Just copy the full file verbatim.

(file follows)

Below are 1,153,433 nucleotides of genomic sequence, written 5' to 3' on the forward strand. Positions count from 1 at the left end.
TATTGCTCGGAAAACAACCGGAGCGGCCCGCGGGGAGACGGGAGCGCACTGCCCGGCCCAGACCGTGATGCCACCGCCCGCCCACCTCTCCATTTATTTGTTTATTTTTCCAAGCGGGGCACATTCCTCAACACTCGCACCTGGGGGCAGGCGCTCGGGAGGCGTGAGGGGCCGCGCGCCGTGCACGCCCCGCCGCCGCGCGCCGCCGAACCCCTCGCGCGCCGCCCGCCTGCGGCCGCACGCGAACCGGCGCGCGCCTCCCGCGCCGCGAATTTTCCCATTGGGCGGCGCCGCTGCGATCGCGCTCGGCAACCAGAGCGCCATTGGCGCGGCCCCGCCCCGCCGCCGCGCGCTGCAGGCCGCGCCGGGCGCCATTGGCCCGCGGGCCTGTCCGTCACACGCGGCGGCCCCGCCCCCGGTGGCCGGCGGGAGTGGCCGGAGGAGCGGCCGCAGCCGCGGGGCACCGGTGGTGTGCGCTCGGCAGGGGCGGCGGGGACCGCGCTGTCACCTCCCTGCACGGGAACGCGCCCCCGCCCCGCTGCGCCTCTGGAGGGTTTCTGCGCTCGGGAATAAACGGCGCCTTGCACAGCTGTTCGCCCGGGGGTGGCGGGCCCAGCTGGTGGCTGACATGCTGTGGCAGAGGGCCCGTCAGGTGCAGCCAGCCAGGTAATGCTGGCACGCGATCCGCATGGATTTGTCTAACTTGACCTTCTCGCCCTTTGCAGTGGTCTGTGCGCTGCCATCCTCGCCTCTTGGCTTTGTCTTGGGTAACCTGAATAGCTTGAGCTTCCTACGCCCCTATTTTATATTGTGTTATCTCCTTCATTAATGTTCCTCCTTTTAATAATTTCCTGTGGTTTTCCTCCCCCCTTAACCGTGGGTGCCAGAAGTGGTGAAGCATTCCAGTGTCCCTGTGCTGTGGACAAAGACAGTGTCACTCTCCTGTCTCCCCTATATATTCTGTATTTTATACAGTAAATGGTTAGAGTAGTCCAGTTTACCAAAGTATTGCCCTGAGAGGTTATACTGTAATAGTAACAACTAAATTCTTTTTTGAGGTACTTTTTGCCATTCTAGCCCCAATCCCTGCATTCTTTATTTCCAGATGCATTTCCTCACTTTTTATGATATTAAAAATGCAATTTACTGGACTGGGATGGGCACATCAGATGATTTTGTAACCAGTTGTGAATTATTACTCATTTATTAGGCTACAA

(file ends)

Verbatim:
Below are 1,153,433 nucleotides of genomic sequence, written 5' to 3' on the forward strand. Positions count from 1 at the left end.
TATTGCTCGGAAAACAACCGGAGCGGCCCGCGGGGAGACGGGAGCGCACTGCCCGGCCCAGACCGTGATGCCACCGCCCGCCCACCTCTCCATTTATTTGTTTATTTTTCCAAGCGGGGCACATTCCTCAACACTCGCACCTGGGGGCAGGCGCTCGGGAGGCGTGAGGGGCCGCGCGCCGTGCACGCCCCGCCGCCGCGCGCCGCCGAACCCCTCGCGCGCCGCCCGCCTGCGGCCGCACGCGAACCGGCGCGCGCCTCCCGCGCCGCGAATTTTCCCATTGGGCGGCGCCGCTGCGATCGCGCTCGGCAACCAGAGCGCCATTGGCGCGGCCCCGCCCCGCCGCCGCGCGCTGCAGGCCGCGCCGGGCGCCATTGGCCCGCGGGCCTGTCCGTCACACGCGGCGGCCCCGCCCCCGGTGGCCGGCGGGAGTGGCCGGAGGAGCGGCCGCAGCCGCGGGGCACCGGTGGTGTGCGCTCGGCAGGGGCGGCGGGGACCGCGCTGTCACCTCCCTGCACGGGAACGCGCCCCCGCCCCGCTGCGCCTCTGGAGGGTTTCTGCGCTCGGGAATAAACGGCGCCTTGCACAGCTGTTCGCCCGGGGGTGGCGGGCCCAGCTGGTGGCTGACATGCTGTGGCAGAGGGCCCGTCAGGTGCAGCCAGCCAGGTAATGCTGGCACGCGATCCGCATGGATTTGTCTAACTTGACCTTCTCGCCCTTTGCAGTGGTCTGTGCGCTGCCATCCTCGCCTCTTGGCTTTGTCTTGGGTAACCTGAATAGCTTGAGCTTCCTACGCCCCTATTTTATATTGTGTTATCTCCTTCATTAATGTTCCTCCTTTTAATAATTTCCTGTGGTTTTCCTCCCCCCTTAACCGTGGGTGCCAGAAGTGGTGAAGCATTCCAGTGTCCCTGTGCTGTGGACAAAGACAGTGTCACTCTCCTGTCTCCCCTATATATTCTGTATTTTATACAGTAAATGGTTAGAGTAGTCCAGTTTACCAAAGTATTGCCCTGAGAGGTTATACTGTAATAGTAACAACTAAATTCTTTTTTGAGGTACTTTTTGCCATTCTAGCCCCAATCCCTGCATTCTTTATTTCCAGATGCATTTCCTCACTTTTTATGATATTAAAAATGCAATTTACTGGACTGGGATGGGCACATCAGATGATTTTGTAACCAGTTGTGAATTATTACTCATTTATTAGGCTACAA